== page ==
Saul:It's awesome to see. I know Wiggins really well, we've roomed a lot together and really it's great to see. It's good to see a good classy gentleman winning races. I'm really happy for him, I hope he has continued success, but - there always has to be a but - it's kind of hard for me to watch, because I was right up there with Wiggins; I was a really good stage racer, I was a better climber. I could have definitely given Wiggins a run for his money and that's why it's hard to watch, because I would have up there with him. Still, it's great to watch.
Luke- The last time we spoke in January, you said that you see how twisted the sport of cycling can be and you're happy to be out of it - can you expand on this and what you mean when you say the sport can be twisted?
Saul:When you do bike races that are stage races like the Tour of Austria in June, you get snowed, you get hailed on, you're racing on cobbles, you're have twenty-man pile ups, you're on and off antibiotics constantly all year long, etc. Your body just takes such a beating and like I said, it's twisted, just how utterly hard the sport is and how the majority of the cyclist don't really get paid that much, being compared to other professional sports. Because of that, it's really twisted. It's a disgustingly hard sport, the conditions you race in and it's just hard. What else can you say? There are a lot of reason why it's a twisted sport.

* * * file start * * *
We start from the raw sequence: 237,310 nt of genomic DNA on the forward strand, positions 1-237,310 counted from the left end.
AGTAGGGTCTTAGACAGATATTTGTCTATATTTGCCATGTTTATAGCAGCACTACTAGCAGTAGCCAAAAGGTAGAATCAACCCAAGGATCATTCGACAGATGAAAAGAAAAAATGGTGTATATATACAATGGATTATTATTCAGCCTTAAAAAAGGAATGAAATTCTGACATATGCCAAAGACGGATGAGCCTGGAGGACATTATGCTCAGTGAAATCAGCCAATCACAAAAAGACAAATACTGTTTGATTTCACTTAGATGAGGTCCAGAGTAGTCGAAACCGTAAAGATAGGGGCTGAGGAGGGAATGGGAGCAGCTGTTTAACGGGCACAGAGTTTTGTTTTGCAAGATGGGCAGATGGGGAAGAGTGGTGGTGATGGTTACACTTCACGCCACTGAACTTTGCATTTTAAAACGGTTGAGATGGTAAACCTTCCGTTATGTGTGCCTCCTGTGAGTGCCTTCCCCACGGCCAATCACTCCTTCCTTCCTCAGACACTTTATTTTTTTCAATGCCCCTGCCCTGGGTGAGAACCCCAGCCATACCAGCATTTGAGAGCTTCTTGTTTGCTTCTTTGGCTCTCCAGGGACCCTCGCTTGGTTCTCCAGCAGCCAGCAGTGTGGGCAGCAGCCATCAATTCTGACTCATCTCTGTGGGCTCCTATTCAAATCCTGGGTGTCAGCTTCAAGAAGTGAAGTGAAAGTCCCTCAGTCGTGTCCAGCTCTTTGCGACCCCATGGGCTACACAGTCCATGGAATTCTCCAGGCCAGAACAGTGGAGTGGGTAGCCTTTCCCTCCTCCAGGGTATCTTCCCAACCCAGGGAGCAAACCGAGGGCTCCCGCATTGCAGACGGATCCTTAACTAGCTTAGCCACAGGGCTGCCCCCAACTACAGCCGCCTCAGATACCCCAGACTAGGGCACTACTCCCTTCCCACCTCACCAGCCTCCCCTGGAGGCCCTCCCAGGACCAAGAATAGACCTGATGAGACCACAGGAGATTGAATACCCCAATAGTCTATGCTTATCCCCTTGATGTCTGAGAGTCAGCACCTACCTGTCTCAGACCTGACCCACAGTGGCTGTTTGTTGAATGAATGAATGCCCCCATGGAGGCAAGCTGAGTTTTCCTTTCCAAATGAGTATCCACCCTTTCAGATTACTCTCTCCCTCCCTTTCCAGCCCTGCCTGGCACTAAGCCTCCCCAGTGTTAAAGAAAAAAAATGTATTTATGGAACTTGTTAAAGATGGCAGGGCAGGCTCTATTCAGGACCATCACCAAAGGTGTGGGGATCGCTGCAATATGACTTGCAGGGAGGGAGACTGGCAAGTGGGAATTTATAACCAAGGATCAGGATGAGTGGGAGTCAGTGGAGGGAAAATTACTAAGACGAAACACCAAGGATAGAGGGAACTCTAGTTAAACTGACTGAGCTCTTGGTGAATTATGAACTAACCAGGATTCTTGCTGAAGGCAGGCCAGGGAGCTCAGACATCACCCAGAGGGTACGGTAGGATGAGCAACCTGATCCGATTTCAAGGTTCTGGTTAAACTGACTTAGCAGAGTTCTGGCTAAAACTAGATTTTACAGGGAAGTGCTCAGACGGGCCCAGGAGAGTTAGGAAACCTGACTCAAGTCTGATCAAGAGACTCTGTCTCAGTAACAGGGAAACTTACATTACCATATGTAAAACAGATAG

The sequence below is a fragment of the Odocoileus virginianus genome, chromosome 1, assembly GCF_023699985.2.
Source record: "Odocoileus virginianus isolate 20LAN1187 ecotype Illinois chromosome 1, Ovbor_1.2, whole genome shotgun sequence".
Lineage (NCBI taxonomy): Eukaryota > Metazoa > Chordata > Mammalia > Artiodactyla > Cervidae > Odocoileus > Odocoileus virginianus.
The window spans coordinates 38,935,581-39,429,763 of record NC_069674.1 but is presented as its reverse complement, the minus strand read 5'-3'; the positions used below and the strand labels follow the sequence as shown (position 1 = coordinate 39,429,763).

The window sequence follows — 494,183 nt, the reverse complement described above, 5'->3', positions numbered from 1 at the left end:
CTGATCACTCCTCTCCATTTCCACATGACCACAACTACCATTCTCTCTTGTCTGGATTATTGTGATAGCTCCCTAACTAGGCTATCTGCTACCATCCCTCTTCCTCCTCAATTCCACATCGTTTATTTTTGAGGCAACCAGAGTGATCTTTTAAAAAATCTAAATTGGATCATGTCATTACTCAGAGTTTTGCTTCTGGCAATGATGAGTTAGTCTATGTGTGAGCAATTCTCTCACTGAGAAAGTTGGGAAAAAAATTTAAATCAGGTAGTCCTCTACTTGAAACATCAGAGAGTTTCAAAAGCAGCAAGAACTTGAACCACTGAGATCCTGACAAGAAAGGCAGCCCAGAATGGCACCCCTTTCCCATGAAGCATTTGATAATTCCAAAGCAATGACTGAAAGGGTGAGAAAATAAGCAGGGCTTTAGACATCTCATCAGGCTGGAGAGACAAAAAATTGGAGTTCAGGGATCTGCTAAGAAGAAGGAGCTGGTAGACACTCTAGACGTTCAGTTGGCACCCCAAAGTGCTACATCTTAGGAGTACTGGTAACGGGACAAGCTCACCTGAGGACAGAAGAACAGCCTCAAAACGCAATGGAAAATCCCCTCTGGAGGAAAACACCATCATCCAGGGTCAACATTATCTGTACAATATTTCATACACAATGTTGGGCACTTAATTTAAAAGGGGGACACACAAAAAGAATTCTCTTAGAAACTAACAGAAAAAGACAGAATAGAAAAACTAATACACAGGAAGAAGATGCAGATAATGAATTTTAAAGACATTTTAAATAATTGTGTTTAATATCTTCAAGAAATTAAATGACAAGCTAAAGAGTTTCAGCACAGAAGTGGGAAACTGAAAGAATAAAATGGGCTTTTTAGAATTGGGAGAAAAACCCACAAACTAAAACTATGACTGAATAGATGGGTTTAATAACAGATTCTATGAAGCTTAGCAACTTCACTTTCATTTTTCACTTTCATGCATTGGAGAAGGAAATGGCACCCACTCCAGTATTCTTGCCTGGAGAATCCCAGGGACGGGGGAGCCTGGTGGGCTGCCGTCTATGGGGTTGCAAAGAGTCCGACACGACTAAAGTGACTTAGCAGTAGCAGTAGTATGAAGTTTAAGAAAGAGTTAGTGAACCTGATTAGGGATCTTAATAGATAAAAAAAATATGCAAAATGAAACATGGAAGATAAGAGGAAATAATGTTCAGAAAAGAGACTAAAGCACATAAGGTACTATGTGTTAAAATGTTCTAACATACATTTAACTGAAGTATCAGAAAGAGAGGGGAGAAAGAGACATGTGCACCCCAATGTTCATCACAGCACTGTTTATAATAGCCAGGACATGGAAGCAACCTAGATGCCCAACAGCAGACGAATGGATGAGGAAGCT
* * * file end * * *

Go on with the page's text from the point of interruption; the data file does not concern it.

To me, cycling is the most beautiful sport in the world. When you're on a bike you're free; you're mind isn't at a job or doing anything else and to get paid to do the most beautiful sport in the world, nothing is better than that. Cyclist are under payed, but they get paid, to me, to do the most beautiful sport in the world. At the professional level it's twisted, because it is just so hard in terms of the races and stuff, the conditions.
About the Author: Luke Allingham is an amateur bicycle athlete residing in Chicago, Illinois who continues to hone his skills despite entering his first year of high school in the coming year. He is a contributor to The Daily Peloton Cycling News covering men's professional cycling and interviewing bicycle racers from around the world.